Youth football leaves empty spaces around the dinner table

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I don’t agree with everything President Obama says, but I did agree with him when he said if he had a son he’d have to think twice about letting the kid play tackle football.

My 8-year-old boy has played flag football with the local recreational league for the past two years, but now he believes he’s ready to strap on the pads and start smacking people around – and getting smacked around.

His campaign to convince me to let him play tackle football started heating up last year. Though he was passionate, persuasive and persistent in his appeals, I finally had to draw a chalk line in the turf and decide that tackle football is just going to have to wait.

My decision had nothing to do with the possibility of him getting hurt. He can get hurt doing just about anything. In fact, his first serious red badge of courage – or maybe more appropriately, red badge of disobedience – came in the cul-de-sac in front of our house when he was just 10 feet away from me.

We were riding our bikes together and – as young boys will do – he decided to try and pull off some fancy maneuver he saw one of his friends attempt. I told him to stop before he hurt himself, but about 30 seconds later I turned to see him hurtling through the air and face-planting into the pavement. He got a huge gash on his forehead and narrowly escaped a trip to the emergency room and a nice set of stitches.

Neither was the issue about whether he’s tough enough. He’s plenty tough. He plays tackle football with his friends for hours out in the front yard. They prefer the front yard so they can put their machismo on display for the other kids to see. Despite my best efforts to teach him fundamental football skills, his technique leaves a lot to be desired, but he’s game and seems to like the contact.

No, the real issue came down to upholding my responsibility as a father to maximize the quality of my family’s home life together. I’ve heard one too many horror stories about what it’s like to join the local youth football league and I’m convinced that jumping into that fray at this point in time would have negative consequences on my family.

One of my policies as a parent is to never sign up my child for some sport without being prepared to take a leadership role in the program. It wouldn’t be right to abuse the generosity and sacrifice of a volunteer coach by dropping my child off at practice, then going about my business for the next hour and having the coach serve as a babysitter.

So, joining a tackle football league would not only include any sacrifices he would have to make but it would also include the prospect of me being obliged to serve as a coach, water boy or mascot or something. I waffled back and forth for a while, but I finally made up my mind after having an eye-opening conversation with a fellow who got hornswoggled into coaching one year.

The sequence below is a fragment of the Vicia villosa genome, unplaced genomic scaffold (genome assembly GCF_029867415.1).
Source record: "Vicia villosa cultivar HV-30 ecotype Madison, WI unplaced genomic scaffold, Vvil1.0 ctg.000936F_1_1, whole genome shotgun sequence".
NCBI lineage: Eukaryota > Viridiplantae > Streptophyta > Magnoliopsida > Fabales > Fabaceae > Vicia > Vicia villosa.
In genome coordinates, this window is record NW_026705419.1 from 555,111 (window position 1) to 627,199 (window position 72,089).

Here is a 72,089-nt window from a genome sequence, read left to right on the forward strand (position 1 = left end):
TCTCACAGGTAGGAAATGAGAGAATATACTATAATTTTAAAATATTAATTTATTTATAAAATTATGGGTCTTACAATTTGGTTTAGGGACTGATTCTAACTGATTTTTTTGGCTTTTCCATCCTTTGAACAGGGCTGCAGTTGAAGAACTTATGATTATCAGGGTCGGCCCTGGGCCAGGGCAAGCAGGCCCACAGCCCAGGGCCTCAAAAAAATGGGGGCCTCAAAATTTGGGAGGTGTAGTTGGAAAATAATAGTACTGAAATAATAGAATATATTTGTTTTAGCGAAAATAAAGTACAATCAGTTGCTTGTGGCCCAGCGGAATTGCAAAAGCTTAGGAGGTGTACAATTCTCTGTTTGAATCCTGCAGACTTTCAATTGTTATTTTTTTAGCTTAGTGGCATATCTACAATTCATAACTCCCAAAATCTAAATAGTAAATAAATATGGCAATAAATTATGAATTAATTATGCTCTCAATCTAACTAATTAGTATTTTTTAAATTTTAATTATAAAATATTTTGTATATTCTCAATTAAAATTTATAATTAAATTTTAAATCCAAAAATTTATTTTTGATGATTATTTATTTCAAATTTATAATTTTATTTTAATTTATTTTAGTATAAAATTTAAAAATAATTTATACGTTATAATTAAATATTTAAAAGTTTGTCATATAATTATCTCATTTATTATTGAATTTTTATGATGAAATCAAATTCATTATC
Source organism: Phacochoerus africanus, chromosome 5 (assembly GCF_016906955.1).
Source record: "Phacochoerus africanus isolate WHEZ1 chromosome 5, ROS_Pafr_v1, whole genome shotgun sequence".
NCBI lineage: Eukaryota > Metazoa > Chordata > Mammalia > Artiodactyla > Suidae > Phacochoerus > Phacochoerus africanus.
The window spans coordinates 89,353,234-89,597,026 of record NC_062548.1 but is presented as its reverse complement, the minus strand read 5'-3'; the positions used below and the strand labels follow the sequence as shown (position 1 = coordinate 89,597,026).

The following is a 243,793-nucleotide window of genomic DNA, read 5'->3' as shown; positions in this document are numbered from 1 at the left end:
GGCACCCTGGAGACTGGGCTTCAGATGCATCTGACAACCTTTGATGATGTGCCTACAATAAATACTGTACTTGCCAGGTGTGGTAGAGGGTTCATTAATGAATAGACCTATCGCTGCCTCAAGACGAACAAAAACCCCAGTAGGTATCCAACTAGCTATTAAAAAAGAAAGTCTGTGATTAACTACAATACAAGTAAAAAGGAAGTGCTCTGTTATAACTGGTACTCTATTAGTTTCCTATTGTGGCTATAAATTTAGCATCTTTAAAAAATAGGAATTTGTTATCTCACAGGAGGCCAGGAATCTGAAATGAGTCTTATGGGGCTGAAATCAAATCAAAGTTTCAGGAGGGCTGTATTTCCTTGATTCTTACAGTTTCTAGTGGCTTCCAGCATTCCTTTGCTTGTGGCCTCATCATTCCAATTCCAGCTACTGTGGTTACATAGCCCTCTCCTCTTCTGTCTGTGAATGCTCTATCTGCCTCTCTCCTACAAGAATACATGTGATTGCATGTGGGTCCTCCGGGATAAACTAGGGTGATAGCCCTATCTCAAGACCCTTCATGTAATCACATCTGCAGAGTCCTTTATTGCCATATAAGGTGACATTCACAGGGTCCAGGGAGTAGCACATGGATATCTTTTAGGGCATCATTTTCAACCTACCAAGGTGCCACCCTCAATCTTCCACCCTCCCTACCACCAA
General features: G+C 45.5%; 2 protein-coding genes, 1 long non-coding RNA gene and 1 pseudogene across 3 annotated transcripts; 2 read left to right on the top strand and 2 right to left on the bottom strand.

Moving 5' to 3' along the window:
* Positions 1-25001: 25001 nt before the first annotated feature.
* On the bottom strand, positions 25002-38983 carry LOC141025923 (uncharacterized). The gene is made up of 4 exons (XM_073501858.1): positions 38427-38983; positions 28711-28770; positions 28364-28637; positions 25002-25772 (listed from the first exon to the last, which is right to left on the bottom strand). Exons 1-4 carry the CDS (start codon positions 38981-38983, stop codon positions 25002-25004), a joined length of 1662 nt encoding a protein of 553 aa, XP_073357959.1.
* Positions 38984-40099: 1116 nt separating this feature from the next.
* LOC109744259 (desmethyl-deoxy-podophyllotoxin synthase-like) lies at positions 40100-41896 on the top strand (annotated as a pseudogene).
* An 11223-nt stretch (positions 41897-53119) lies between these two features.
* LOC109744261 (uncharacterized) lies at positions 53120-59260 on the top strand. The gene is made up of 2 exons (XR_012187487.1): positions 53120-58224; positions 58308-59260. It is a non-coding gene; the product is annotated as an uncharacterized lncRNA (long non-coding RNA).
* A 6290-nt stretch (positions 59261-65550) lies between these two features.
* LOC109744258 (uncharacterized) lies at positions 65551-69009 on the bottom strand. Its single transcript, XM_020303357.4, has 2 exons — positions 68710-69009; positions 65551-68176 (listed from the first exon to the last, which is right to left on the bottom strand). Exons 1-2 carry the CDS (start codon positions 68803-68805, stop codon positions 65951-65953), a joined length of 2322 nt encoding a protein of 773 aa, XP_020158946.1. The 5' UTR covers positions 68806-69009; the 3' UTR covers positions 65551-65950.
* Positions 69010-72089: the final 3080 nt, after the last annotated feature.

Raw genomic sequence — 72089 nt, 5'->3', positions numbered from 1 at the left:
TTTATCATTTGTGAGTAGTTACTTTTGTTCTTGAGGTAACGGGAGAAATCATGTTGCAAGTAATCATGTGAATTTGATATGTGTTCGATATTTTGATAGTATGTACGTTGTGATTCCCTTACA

His tale was nightmarish. He constantly shook his head at the memories as he talked about having to organize pre-season workouts during the summer, manage maniacal, hyper-competitive parents, hold drafts, tend to equipment problems, schedule daily practices, try futilely to teach distracted little kids the basics of blocking and tackling, etc.

The more he spoke, the more tarnished the prospect of participating in youth tackle football became. But what really sealed the fate of my son’s early football career was when the guy brought up the fact that every Friday night was spent huddled up with the staff breaking down game film to prepare for the next opponent.

What?! Breaking down game film to increase the likelihood a bunch of 8-year-old chaps will win a pee wee football game? He described the competitive environment and the pressure to do the things all the other coaches in the league – including every high school, college and pro coach around the country – were doing to gain a competitive advantage.

When the fellow mentioned the fact that after practices, four nights a week, his family never ate supper before 10:30 at night, that was all I needed to hear.

Any family counselor would agree, and statistics have shown, that one of the most effective ways to keep the family unit strong and give your children the best chance of growing up to be responsible, well-adjusted adults is to make sure that no matter what else happens, that daily face-to-face gathering around the dinner table should be preserved.

As far as my family goes, an overreaching football league for 8-year-olds is not going to interfere with that. With the usual bustle of modern life and everyone running in 100 directions, the battle to maintain our quality time together is already difficult enough.

None of this means my son has been dissuaded. I’ve tried every tactic I can think of to defer his desire to play tackle football until junior high when he can practice after school and then come home to do his homework and join his family at mealtime.

When we’re watching football on TV, I make sure to replay every brutal head-snapping, bone-crunching hit in slow motion and ask him if the idea of getting his molars rattled still seems like a good idea. He’s never fazed.

Even that Play of the Day last season when Jadeveon Clowney knocked the snot out of that Michigan State running back had little impact. His stock response: “Well, when I play tackle, I’ll have all those pads on.”

“Well, what happens when somebody knocks your helmet off like that guy?” I ask.

Crickets.

I did relent enough to allow him to attend a recent tackle football camp. If the camp leaders end up calling me and telling me he’s got pro potential and I start seeing dollar signs, then I may have to call an audible.

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